Game Notes are our occasional summary/commentary on a particular recent MLB contest
May has been a month of struggles for the Phillies. The game of inches has not been kind to them this month, as their 4-15 record portends. As the month winds its way towards its conclusion they have to try and figure things out in the presence of one of the hottest teams in baseball. The Colorado Rockies enter the ballpark with a May record of 13-7 and an offense averaging over five runs per contest. With the Phillies struggling to develop any kind of traction they hand the ball once again to young right-hander Zach Eflin. Eflin is the type of pitcher that when he is right can be an absolute joy to watch. There is a simple poignancy to the way he goes about his business. The tall, lanky Florida native works quickly, rocking into an almost effortless delivery that can add life to his 92-95 MPH fastball. When his four-seam is right it can be exciting to watch as runs away from left-handed hitters and shears off bats. But Eflin is still very much learning on the job, having just turned 23 and with only seventeen big league starts to his name. His counterpart this evening is another touted arm named German Marquez. Marquez himself is less than ten starts into his Major League career, but those ten starts reveal a world of potential. His fastball is his calling card, touching speeds of 96-98 MPH, and delivered with a motion that is very much the opposite of Eflin’s. So the scene is set for two possible storylines on a Tuesday night in South Philadelphia: whether or not the Phillies bats can stand toe-to-toe with the mighty Rockies, and which of the two young righties will be the first to falter.
The chances are there early: the Phils load the bases in the 2nd on an opposite field single by Tommy Joseph, a hard hit double on the wall by Odubel Herrera, and an intentional walk to Andrew Knapp. But with two outs and the pitcher batting, the ducks are left to die on the pond as Marquez is able to rear back and get the punchout he needs using his 96 MPH heater. Eflin meanwhile works his way efficiently through the first two frames before encountering his first serious test in the 3rd. The Rox young catcher Tony Wolters fouls off several pitches before working a walk in a 10-pitch at bat. Two batters later, centerfielder Charlie Blackmon rises to meet a hanging curveball. He had missed one in his first at bat. Fooled him once, shame on Charlie – but he would not miss the second. 420 some odd feet later, the game stands at 2-0 Colorado.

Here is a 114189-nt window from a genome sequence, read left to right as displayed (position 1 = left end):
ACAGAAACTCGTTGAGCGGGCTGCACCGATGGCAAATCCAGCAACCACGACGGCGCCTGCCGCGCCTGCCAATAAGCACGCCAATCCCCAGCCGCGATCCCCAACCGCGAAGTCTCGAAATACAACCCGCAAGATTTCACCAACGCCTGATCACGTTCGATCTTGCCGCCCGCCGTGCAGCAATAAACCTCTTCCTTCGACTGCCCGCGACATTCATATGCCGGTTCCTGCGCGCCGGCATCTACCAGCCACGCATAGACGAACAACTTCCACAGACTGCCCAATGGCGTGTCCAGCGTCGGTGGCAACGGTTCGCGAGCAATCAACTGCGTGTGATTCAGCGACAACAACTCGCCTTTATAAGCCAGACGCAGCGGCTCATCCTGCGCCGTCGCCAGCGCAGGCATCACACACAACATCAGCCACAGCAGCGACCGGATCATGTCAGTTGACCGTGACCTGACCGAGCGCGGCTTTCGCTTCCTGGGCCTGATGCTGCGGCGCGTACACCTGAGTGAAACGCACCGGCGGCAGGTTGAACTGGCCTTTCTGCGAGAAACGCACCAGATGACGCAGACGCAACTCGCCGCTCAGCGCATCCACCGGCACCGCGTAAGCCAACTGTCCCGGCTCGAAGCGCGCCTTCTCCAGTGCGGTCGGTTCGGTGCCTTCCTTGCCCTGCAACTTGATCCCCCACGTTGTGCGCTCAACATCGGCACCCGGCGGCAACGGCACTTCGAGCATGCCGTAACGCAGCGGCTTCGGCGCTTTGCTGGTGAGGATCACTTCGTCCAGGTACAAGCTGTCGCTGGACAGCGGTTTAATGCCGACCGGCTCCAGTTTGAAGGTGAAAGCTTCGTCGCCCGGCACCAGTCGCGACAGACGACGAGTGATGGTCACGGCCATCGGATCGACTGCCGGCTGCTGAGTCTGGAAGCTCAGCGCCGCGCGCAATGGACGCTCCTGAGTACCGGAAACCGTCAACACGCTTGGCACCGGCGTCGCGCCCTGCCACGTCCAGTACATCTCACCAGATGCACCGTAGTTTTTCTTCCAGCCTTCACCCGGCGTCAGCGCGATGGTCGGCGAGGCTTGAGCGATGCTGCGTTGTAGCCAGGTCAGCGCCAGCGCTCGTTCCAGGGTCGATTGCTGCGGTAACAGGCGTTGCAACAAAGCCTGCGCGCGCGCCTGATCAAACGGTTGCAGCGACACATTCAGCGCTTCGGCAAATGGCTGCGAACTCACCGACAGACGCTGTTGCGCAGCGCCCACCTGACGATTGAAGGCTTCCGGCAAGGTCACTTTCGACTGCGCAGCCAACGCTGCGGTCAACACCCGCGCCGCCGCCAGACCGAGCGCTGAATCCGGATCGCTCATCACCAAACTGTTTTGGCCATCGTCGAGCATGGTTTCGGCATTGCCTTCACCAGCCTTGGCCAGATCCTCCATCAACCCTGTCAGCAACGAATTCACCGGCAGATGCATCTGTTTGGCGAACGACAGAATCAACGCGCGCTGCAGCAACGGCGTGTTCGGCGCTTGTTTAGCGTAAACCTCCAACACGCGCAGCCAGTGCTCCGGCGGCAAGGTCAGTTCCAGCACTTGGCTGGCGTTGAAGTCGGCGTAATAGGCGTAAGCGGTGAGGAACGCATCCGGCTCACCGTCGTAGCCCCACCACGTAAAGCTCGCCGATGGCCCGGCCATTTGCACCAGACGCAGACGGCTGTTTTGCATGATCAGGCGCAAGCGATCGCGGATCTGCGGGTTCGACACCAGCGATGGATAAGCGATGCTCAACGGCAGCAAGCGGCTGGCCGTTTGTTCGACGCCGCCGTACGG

In the bottom half of the inning, the Phillies once again show signs of life. Cesar Hernandez hits a sharp bouncer back at Marquez. The righty, his momentum taking him towards the first base side of the field, reaches back wildly and somehow puts leather on the baseball. But it's hit too sharply and caroms away, taking Marquez's glove with it and giving the Phillies their 3rd hit of the day. Aaron Altherr hits a rocket that bounces off the glove of Amarista at Short, Joseph is hit by a slider that gets away from Marquez, and Andres Blanco walks to close the gap to 2-1. You can almost feel the pendulum begin to swing, but Herrera hits a grounder to Amarista, and this time he comes up with it clean. Two outs later and the rally is over. Twice the Phillies flirt with Madam Opportunity, and twice they come up short. And as it would turn out, this is where the wheels fall off for Eflin. In the top of the 4th the Rockies flex their offensive muscle and bang four straight hits and tack on three more runs before Blackmon takes his third turn at the dish. This time Eflin does not throw the curve, but with the memory of his 3rd inning home run fresh in mind Blackmon launches the third fastball he sees over the wall to nearly the exact same spot. Colorado 7, Philadelphia 1.
In the top of the 6th, some insurance. Another hanging breaking ball and another Rockies roundtripper, this one to Gerardo Parra, stretching their lead to seven. The Phillies continue to court Madam Opportunity in the bottom of the 6th, but when a team is struggling she is not so easily wooed. For the third time in five innings the Phillies find themselves in a bases loaded scenario, and once again come away with empty pockets. Three times the game of inches dangles intention in front of them, and three times it is just out of reach of their grasp.
This night, the simple poignancy gives way to returns that are anything but. Eflin’s line is ugly, although his six innings of toil are helpful to the coaching staff and a bullpen that has found themselves overworked far too often. On the other side, Marquez was anything but dominant in his outing, but was able to do enough to keep Phillies off the scoreboard before ceding way to a bullpen that has shaped themselves into a force. Mark Leiter Jr and Hector Neris are able to stop the bleeding over the final three innings, and Andrew Knapp’s 9th inning home run is a nice moment for him and the few fans left in the ballpark. But little victories do little to mollify a frustrated clubhouse and fan base. Madam Opportunity has already slipped off into the night on the arm of another. All you can do is hope to win her affections next time.
Spanning an entire continent, lifelong fans Chris Kubak and Tom Baird take you on a magical, sabermetrically enhanced journey through Major League Baseball.